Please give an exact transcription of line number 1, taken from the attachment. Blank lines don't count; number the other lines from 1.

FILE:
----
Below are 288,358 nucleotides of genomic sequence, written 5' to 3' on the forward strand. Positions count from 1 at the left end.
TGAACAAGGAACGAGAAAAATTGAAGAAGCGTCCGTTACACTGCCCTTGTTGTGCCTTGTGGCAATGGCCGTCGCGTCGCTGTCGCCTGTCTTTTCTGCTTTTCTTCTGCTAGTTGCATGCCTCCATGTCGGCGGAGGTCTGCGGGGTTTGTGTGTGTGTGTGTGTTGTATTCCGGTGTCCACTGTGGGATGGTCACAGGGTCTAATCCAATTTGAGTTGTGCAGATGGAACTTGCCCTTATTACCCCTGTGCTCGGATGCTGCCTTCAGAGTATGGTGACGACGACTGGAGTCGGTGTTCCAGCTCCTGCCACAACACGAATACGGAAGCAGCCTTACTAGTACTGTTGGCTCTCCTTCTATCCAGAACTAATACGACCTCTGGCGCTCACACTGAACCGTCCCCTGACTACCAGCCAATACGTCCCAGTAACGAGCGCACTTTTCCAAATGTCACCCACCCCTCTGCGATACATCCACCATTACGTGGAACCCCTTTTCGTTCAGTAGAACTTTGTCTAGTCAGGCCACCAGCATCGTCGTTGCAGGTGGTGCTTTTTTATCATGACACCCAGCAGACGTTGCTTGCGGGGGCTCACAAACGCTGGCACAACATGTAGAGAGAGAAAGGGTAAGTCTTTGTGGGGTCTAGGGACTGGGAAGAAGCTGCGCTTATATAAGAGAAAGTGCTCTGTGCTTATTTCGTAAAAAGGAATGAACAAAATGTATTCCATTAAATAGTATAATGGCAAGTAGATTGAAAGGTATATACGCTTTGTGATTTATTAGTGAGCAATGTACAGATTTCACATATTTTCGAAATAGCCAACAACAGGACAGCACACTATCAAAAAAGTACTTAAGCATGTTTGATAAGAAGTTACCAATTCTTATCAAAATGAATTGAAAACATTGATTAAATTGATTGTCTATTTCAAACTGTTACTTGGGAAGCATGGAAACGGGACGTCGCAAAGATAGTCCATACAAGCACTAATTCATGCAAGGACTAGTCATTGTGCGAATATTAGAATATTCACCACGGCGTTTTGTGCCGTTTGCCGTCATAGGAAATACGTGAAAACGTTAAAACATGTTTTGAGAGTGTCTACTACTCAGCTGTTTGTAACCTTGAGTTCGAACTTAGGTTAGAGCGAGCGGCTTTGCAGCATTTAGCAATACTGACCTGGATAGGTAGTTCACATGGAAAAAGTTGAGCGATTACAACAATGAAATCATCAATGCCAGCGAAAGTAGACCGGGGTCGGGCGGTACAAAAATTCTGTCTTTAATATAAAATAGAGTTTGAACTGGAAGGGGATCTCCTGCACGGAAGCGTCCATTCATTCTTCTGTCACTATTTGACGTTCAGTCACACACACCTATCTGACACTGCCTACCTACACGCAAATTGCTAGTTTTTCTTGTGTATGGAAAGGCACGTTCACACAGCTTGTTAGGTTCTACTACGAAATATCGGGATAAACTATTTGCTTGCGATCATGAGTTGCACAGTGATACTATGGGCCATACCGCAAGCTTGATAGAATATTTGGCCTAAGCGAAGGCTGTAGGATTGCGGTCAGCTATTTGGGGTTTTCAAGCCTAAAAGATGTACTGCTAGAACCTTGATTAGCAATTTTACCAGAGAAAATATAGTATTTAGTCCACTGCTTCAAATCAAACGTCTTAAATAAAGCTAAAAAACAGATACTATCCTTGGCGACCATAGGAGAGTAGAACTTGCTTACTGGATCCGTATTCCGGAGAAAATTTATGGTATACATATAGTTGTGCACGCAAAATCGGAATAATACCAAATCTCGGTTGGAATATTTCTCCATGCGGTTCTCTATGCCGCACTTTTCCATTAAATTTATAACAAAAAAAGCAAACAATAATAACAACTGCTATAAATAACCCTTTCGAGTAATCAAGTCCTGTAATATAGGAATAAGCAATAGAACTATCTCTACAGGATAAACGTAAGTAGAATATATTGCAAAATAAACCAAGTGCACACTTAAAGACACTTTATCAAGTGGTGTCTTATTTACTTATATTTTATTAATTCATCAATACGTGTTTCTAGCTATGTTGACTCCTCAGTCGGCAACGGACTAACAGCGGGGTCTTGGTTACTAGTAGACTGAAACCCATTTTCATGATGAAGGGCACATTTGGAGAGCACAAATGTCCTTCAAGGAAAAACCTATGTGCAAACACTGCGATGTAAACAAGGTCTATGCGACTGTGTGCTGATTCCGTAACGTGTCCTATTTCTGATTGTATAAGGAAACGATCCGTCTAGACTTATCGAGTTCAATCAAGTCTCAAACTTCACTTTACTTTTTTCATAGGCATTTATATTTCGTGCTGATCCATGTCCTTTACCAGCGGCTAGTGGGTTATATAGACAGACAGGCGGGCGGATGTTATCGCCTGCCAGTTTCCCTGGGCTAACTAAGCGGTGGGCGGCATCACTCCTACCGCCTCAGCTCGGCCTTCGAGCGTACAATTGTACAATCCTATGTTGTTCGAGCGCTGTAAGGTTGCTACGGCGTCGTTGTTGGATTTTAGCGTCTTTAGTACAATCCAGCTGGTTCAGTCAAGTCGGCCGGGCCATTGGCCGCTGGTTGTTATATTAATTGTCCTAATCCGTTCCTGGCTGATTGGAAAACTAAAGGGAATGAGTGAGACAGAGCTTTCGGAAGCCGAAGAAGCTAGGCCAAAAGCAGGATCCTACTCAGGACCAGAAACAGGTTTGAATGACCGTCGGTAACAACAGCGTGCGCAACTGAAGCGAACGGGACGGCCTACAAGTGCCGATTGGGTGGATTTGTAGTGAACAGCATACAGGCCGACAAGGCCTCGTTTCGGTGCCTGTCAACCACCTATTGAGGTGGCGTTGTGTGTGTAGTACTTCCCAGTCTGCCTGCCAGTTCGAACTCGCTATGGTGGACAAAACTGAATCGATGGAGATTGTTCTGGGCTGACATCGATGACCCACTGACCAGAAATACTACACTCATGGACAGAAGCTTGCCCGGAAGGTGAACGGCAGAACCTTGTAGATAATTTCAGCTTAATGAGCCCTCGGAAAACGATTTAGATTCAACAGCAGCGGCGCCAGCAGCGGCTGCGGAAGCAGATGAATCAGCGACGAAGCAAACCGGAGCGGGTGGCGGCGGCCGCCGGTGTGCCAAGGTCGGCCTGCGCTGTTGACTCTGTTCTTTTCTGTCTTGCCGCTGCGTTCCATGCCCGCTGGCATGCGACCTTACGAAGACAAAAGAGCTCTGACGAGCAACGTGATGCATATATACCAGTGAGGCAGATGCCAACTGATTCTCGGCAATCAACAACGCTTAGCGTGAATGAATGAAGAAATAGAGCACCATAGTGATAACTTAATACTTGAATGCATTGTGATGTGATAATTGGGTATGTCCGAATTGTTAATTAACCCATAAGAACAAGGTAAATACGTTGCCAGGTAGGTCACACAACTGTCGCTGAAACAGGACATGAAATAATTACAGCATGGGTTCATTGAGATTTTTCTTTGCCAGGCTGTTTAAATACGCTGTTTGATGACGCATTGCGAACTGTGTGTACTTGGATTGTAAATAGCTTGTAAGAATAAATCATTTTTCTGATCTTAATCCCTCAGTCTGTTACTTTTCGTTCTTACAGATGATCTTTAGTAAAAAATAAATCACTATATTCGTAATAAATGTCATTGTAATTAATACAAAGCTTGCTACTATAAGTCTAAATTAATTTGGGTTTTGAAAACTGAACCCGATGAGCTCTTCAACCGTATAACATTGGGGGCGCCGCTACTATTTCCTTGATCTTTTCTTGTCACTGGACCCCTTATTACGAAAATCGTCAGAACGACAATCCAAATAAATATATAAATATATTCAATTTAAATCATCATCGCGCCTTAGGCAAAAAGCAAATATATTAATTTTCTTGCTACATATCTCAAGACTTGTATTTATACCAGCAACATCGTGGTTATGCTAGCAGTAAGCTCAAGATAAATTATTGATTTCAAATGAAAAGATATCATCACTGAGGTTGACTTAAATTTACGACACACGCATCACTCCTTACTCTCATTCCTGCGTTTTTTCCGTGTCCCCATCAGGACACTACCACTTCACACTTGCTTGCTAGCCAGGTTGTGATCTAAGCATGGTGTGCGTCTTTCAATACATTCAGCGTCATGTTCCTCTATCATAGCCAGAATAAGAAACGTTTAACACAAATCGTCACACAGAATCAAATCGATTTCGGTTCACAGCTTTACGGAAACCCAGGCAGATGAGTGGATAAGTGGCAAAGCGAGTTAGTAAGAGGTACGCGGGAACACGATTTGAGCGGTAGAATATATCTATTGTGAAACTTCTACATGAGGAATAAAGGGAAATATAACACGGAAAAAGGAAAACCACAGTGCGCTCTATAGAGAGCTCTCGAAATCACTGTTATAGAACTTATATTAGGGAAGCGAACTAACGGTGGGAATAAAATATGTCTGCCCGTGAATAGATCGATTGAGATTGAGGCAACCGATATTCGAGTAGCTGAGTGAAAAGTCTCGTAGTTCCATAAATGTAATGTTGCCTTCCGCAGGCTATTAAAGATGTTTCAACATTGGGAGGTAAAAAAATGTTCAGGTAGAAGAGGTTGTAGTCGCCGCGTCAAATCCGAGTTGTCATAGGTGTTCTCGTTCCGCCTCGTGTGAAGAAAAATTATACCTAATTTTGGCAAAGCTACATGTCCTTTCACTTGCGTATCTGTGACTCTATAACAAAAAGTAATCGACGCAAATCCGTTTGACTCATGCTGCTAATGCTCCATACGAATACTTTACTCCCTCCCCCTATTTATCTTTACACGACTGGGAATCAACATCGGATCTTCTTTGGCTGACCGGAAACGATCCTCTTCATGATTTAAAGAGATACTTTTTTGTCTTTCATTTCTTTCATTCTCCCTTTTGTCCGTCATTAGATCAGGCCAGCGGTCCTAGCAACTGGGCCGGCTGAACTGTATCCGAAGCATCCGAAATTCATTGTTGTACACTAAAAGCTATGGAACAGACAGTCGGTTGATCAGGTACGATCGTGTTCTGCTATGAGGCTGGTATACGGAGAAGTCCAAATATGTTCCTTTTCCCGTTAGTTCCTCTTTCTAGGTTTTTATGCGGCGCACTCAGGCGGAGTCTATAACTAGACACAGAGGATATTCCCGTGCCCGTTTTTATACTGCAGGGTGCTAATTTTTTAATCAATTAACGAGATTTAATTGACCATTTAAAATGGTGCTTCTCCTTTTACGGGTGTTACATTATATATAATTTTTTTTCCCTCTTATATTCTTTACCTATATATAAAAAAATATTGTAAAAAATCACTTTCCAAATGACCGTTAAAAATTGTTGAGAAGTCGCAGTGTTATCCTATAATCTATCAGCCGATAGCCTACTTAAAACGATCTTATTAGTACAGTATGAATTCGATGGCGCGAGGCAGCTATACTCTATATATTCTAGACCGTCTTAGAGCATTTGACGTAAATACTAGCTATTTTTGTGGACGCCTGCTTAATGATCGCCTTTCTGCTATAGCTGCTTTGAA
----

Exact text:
Below are 288,358 nucleotides of genomic sequence, written 5' to 3' on the forward strand. Positions count from 1 at the left end.